Phrasal Verbs — The Bad News (The Grammar)
February 22, 2012 Leave a comment
The topic of phrasal verbs includes a little grammar and a little pronunciation. Since the grammar part is more complicated than the pronunciation part, this introduction to phrasal verbs covers the “bad news”.
First, what is a phrasal verb?
In order to speak in English, it is important to know about phrasal verbs. They are used very frequently in spoken English — much more than in written English — and so students who have studied English mostly through reading and writing are sometimes not be aware of them.
Phrasal verbs are also sometimes called two-word verbs or three-word verbs, because they use two or three parts to make up one verb. In a two-word verb, the first part is a basic verb, and the second part looks like a preposition. Here are some examples:
“pass away” which means: to die. For example: His grandfather passed away last year.
“make up” means: to invent. She had to make up a story for drama class.
“call off” means: to cancel. The meeting was called off at the last minute.
“run into” means: to meet by chance. I ran into an old friend last week.
For three-word verbs the third part also looks like a preposition.
“hang on to” means: to keep. I think I’ll hang on to this, it might be useful later.
“look up to” means: to respect or admire. It’s hard to look up to someone who is not honest.
“drop in on” means: to make an unexpected visit. Let’s drop in on Joe to see if he wants to join us.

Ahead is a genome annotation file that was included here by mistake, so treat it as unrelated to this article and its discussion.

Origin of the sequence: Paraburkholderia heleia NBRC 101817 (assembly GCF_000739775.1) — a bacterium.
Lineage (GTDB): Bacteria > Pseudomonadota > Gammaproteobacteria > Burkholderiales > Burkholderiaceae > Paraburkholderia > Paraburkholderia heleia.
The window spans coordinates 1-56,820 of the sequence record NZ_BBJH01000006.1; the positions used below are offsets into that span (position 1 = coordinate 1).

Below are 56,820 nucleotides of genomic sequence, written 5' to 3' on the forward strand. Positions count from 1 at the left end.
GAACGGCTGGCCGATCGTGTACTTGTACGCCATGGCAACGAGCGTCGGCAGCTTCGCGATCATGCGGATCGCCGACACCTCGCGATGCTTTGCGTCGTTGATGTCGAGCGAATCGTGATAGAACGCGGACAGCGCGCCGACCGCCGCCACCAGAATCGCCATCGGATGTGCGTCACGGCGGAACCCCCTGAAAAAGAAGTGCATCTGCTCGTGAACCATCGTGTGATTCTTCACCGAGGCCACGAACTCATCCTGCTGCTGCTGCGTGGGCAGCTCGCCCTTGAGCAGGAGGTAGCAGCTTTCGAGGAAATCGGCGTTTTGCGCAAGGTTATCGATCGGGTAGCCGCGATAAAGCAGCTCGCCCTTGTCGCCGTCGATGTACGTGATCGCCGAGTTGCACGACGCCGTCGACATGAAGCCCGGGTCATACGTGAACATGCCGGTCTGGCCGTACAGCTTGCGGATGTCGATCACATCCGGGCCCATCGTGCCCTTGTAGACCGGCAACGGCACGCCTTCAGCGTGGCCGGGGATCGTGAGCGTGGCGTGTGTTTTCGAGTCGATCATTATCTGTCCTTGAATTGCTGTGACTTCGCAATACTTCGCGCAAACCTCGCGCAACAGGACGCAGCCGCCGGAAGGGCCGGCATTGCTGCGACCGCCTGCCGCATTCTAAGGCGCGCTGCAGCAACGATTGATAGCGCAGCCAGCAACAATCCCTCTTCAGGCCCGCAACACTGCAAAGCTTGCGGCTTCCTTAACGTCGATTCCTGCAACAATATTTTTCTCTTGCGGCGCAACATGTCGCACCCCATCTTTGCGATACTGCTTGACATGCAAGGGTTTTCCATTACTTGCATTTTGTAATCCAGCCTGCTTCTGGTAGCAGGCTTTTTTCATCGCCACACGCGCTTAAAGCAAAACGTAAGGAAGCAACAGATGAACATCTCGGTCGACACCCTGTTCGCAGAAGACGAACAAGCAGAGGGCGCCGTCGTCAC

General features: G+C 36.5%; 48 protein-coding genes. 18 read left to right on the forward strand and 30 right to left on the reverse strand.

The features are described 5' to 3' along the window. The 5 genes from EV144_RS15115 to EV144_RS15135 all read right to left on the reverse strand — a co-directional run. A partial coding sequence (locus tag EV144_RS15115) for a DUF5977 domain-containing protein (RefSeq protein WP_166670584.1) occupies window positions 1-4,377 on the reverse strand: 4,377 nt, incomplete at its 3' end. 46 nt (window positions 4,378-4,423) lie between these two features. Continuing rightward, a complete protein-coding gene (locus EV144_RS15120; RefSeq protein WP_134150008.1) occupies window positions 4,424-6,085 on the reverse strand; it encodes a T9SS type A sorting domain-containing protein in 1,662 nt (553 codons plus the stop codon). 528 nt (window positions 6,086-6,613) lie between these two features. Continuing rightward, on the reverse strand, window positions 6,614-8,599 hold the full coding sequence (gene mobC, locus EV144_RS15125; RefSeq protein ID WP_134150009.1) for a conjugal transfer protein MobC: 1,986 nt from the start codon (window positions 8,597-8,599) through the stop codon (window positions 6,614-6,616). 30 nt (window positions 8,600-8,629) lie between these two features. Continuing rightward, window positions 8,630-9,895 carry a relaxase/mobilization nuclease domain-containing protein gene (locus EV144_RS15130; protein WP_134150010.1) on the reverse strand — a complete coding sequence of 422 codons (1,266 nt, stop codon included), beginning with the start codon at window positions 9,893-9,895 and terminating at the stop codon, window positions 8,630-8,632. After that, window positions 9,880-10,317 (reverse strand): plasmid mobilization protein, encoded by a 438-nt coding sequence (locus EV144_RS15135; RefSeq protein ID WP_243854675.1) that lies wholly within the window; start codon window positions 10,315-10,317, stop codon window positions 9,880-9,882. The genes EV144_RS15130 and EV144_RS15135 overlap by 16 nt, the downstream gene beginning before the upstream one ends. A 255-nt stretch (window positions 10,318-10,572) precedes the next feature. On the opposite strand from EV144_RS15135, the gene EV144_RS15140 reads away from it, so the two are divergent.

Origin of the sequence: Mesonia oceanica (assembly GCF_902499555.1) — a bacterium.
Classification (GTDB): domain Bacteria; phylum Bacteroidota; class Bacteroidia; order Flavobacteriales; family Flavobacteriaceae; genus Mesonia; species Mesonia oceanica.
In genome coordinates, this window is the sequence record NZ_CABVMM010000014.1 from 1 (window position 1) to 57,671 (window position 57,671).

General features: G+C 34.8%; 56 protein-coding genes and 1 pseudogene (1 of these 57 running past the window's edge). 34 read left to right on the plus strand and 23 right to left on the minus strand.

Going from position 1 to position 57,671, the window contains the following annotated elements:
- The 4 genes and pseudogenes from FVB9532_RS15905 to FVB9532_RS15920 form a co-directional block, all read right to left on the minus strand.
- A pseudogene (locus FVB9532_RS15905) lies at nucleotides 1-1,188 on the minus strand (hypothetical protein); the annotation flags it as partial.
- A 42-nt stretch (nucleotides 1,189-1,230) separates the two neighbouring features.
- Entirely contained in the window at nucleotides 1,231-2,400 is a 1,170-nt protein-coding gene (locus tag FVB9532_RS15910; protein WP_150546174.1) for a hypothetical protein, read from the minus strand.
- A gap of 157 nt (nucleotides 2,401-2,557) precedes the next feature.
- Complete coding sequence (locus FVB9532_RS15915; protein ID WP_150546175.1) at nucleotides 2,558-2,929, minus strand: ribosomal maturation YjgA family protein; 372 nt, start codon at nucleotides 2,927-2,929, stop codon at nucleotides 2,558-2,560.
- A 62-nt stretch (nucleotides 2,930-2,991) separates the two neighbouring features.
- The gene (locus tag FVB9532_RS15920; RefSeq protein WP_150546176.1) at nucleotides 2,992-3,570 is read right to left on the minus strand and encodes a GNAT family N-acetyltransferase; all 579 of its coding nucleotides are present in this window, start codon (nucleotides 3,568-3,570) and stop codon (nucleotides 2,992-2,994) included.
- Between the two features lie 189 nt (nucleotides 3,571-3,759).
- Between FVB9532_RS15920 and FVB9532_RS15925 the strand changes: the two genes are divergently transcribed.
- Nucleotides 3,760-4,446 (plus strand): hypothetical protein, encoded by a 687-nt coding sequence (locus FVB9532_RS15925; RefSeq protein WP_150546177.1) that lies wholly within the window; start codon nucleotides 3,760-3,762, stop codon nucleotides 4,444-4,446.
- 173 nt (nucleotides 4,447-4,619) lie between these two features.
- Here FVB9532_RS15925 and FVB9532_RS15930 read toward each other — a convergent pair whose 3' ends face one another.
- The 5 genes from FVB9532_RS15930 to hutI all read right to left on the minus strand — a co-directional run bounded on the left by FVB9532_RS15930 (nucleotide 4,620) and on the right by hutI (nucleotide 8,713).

Here are some important things to know about the grammar of phrasal verbs.
1. Are they separable or non-separable?
Some phrasal verbs can be separated and some cannot. If they are separable, other words can be in between the two parts.
An example of a separable phrasal verb is “call off”. It can be used together or separated.
They called off the meeting.
They called the meeting off.
But if a pronoun is used in place of the noun, then the phrasal verb must be separated.
They called it off.
It is not correct to say: ! They called off it.
An example of a non-separable phrasal verb is “run into”.
I ran into an old friend.
It is not correct to say: ! I ran an old friend into.
2. Some phrasal verbs have more than one meaning.
“make up” can mean…
invent: She had to make up a story for drama class.
compensate: We can make up the lost time if we hurry.
reconcile: They were angry with each other all day, but finally decided to make up.
Phrasal verbs can be confusing because there are thousands of them, some have several meanings, some are separable, and some are not. The bad news is that you can’t easily predict which ones are separable and which are non-separable. So you need to be aware of them, and watch out for them. They are used all the time in spoken English.
(Note: There are workbooks and dictionaries available just for phrasal verbs — here are a few that I would recommend.)